In times of economic crisis, sales of cosmetics often rocket. The Lipstick Index, as it’s known, was a phrase coined by Leonard Lauder, chairman of the board at Estee Lauder, in the early noughties when it became clear in times of economic crisis, sales of color cosmetics - in particular lipstick - soar as an affordable way to treat yourself.
But not during the pandemic.
Last year, sales of cosmetics plummeted. With bustling make-up counters in department stores closed for much of 2020, sales of designer brand cosmetics were down by more than 40% according to market research firm NPD, which equates to a loss of £500 million (around $689 million and AU$902 million).
Meanwhile, sales of more affordable cosmetics in supermarkets fell by 22% in the UK, according to the Top Products survey from retail trade magazine, The Grocer, adding a further £183 million loss (around $256 million / AU$218 million).
A combination of the rise of working from home and mandatory masks meant thousands of us, including this writer, ditched our make-up bags altogether. So how can the beauty industry encourage consumers to start buying and wearing make-up again if the aversion to shopping in-store continues for months or even years?
Surprisingly, your smartphone camera and artificial intelligence (AI) could be the answer.
Restrictions leave lasting damage
While lockdown restrictions are lifting, the economic effects of the pandemic have left a lasting effect around the world. Many famous outlets like Debenhams and TopShop have disappeared in the UK, and department stores like John Lewis have confirmed the closure of some locations.
Where other high-street retail has softened the blow of bricks and mortar by adding delivery services, online shopping and cosmetics isn’t as well set up for remote purchasing.
Even if you have a rough idea of the color you want, you’ll no doubt try several testers on the back of your hand until you find the perfect hue for you.
Without the ability to try out a shade, there’s the potential for it to appear completely different than anticipated when applied, and it’s not like color cosmetics can easily be returned to the retailer either if you change your mind.
This could make for an expensive mistake, especially if you consider the price of a designer lipstick can be anywhere from £15 to £50 (around $20 to $70 / AU$25 to AU$90).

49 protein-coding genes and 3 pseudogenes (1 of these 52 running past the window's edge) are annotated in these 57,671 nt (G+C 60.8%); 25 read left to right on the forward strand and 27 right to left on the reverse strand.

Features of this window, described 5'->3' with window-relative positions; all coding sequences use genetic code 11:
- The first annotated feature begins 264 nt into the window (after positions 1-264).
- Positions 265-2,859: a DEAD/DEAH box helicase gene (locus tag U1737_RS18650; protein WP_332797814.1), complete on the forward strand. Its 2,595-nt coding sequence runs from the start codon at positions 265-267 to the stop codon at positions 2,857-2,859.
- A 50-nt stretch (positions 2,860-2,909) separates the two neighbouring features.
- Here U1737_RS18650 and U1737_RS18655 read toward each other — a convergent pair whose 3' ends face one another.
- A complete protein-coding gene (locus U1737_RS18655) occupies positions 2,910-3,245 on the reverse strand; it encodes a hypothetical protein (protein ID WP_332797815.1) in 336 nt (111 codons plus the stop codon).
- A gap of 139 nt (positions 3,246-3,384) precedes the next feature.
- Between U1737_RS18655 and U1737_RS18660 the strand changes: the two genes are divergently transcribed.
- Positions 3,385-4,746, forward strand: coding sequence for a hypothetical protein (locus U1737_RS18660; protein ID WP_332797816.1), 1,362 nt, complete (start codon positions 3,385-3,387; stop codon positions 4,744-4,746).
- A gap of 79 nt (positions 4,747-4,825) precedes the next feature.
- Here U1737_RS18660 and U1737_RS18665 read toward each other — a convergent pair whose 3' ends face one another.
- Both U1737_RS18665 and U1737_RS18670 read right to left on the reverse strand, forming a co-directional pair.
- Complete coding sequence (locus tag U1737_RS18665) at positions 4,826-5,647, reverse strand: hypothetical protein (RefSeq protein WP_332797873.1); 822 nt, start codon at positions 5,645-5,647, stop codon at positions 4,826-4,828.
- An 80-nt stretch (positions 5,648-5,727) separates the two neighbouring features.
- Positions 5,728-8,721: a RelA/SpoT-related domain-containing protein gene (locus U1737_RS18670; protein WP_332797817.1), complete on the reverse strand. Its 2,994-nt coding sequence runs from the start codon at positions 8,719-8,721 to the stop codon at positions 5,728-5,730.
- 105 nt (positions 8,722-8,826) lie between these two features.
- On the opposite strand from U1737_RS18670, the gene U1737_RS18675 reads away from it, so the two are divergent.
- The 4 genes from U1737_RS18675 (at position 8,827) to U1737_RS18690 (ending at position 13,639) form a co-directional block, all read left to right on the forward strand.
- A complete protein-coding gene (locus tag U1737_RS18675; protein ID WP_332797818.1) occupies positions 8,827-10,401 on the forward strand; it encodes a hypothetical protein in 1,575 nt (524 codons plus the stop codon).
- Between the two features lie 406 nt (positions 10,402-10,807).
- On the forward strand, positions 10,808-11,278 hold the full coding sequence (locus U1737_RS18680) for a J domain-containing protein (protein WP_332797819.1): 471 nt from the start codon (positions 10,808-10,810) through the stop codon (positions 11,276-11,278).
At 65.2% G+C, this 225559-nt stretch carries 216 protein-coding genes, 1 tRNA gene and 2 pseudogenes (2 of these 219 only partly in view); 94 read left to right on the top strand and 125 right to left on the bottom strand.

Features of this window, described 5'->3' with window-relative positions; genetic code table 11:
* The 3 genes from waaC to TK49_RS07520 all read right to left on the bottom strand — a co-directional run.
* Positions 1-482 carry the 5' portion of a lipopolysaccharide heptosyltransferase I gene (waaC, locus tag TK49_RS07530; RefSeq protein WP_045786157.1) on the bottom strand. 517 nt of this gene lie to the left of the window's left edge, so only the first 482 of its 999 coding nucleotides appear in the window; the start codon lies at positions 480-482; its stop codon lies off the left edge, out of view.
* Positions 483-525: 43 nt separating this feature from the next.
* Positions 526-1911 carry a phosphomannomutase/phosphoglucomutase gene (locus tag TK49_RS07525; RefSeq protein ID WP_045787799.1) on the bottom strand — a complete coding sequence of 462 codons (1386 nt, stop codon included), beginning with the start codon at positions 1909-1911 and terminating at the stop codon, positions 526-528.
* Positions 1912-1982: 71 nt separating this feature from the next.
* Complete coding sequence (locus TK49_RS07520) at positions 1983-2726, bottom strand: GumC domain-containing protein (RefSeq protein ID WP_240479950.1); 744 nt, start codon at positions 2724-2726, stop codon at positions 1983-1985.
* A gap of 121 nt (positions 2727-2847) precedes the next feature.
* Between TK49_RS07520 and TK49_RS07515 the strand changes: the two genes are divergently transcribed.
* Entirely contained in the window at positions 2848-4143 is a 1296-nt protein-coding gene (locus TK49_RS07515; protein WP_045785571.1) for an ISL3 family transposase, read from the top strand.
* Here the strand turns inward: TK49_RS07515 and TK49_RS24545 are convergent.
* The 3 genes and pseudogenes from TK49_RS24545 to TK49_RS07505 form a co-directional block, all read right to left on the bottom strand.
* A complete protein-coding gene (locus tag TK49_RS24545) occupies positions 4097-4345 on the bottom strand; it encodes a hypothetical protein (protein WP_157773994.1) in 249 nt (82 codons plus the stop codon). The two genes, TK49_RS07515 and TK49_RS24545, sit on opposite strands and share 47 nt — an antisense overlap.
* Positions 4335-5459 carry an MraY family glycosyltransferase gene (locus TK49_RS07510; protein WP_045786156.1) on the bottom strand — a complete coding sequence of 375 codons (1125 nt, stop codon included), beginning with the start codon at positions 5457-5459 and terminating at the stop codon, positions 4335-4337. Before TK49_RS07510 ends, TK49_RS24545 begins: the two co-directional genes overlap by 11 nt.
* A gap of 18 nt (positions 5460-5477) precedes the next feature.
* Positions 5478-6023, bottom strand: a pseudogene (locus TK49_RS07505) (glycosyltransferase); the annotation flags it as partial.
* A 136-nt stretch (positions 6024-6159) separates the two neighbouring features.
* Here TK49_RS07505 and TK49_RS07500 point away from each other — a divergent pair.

So with things looking tricky, a radical solution is needed - and it could come in the shape of technology.
Some brands are using a simple augmented reality (AR) feature, where you can apply different shades virtually to a picture of your face.
Luxury make-up brand Chanel is the latest in a long line of cosmetic brands, which includes Mac, Bobbi Brown, L’Oreal and Maybelline, to launch a virtual try-on app called Lipscanner.
Currently only available for iPhone, this platform uses AR to allow the user to virtually try on any of Chanel’s more than 100 lipsticks and lip glosses, and purchase them online, and it’s the first at-home app that combines virtual try on with a color identifier feature, without the need for extra gadgets (more about this below).
It uses AI that’s been fed thousands of details about lip shapes, size as well as color and texture of cosmetics to identify the color of someone’s lip in an image, (either digital or from a physical magazine page, for example), and suggest the closest shade in Chanel’s range. The more data it accesses over time, the more its accuracy improves.
The algorithm doesn’t just match the shade, it can also identify the finish on the lips and whether the appropriate match should be matte, satin or glossy before placing it on your face to try out.
There are other color identifier apps such as Flawless by Mime, that can select a shade match from a picture you upload, then recommend various make-up products such as nail polish or lipsticks from a variety of brands, but it doesn’t offer the virtual try-on feature.
According to Cédric Begon, Director of the Connected Experience Lab for Chanel, the brand spent almost three years working on Lipscanner, employing an in-house team to build an algorithm that can extract, what Begon calls, “the make-up layer” from a photo.